There are so many different investment choices out there nowadays. Having to pick just a couple accounts to meet your investment income and retirement planning goals can seem like a daunting decision. However, you can’t go wrong with low-cost, reputable investment companies, especially when it comes to index products like ETFs or index funds.
If you want to follow Warren Buffett’s advice about index funds being the best types of investments, then Fidelity’s newest zero-fee index funds are the way to go. The Fidelity Zero Total Market Index Fund and Fidelity Zero International Index Fund do not charge any management fees for investors, no matter how little or how much they invest into the account.
Fidelity is the first investment company to offer no-fee index funds, which can help new investors get started and help seasoned investors reduce how many fees they pay for portfolio management services.
Would these types of investments be a good fit for your portfolio? Let’s see if Fidelity’s zero-fee index funds are worth a shot.
Fidelity’s No-Fee Index Fund
Investing in Index Funds
Index funds are not exactly designed to bring in massive returns. Instead, they balance risks with rewards through a mutual fund that attempts to match a market index like the S&P 500.
The benefits of investing in index funds include broader market exposure, lower management fees, and lower portfolio turnover.
Index funds may seem boring in comparison to the new and unusual things you can invest in these days, but they offer significantly fewer risks than hyped-up investments like cryptocurrencies and more stable returns than the average stocks.
Zero Account Minimums
The big draw behind Fidelity’s new index funds is their “zero minimums” promise. These include zero expense ratio index funds, no minimum investment in Fidelity mutual funds, no minimums to open a self-directed brokerage account, and no account fees.
So what’s the catch? How does Fidelity benefit from offering zero-fee index funds to its customers? If your first thought was “hidden fees,” then think again.
Fidelity offers a broad range of investment products that come with their own fees and commissions, and the two zero-fee index funds they recently rolled out are likely designed to attract new customers to Fidelity. These funds are somewhat like free trial offers. If you like the product and the company, then you’ll be more likely to pay for services later on.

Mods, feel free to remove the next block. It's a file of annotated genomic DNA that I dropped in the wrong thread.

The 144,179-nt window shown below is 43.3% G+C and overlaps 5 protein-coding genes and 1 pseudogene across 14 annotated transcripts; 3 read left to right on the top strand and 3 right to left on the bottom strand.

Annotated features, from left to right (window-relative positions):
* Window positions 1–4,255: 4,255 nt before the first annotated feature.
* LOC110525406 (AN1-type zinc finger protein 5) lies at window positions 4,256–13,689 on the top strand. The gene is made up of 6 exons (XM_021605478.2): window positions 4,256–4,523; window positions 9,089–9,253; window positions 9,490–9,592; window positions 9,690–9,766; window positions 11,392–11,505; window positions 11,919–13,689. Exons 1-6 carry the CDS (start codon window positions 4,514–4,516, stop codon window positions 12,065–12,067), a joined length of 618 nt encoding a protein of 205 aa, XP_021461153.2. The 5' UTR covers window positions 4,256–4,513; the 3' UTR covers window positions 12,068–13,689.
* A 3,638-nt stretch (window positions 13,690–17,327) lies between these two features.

Of course, it’s worth noting that you’re not required to open additional fee-based Fidelity accounts to get access to the zero-fee index funds. So, it’s up to you to decide how you design your investment strategy.
Fidelity Zero Total Market Index Fund (FZROX)
The Fidelity Zero Total Market Index Fund, managed by Geode Capital Management, focuses on investments within the U.S. from a broad range of publicly traded companies.
Morningstar has categorized the fund as a Large Blend, and it is similar to other funds offered by Fidelity, such as the Large Cap Core Enhanced Index Fund (FLCEX) and Fidelity New Millennium Fund (FMILX).
Fidelity Zero International Index Fund (FZILX)
The Fidelity Zero International Index Fund is categorized as a Foreign Large Blend (Morningstar), which means the assets are spread across a variety of developed and emerging foreign stock markets.
It is similar to Goldman Sachs International Equity Insights Fund Class A (GCIAX) and ideal for investors who want broad access to international markets without taking on the considerable risks posed by investing in specific foreign sectors or a couple foreign stock markets.
Should I Invest in Fidelity’s No-Fee Index Funds?
If you want to avoid wasting money by investing in stocks, then adding Fidelity’s no-fee index funds to your portfolio could be a great way to start saving money on account fees and further diversifying your portfolio. Signing up for an account with Fidelity takes just a few minutes, and you can start investing as soon as your fund the account!
All in all, investing in index funds is a good strategy for anyone who wants to balance risks with returns. You likely won’t make huge returns on your investments right away, but on a long enough time frame, your investments in index funds could outperform other well-known or hyped up investments.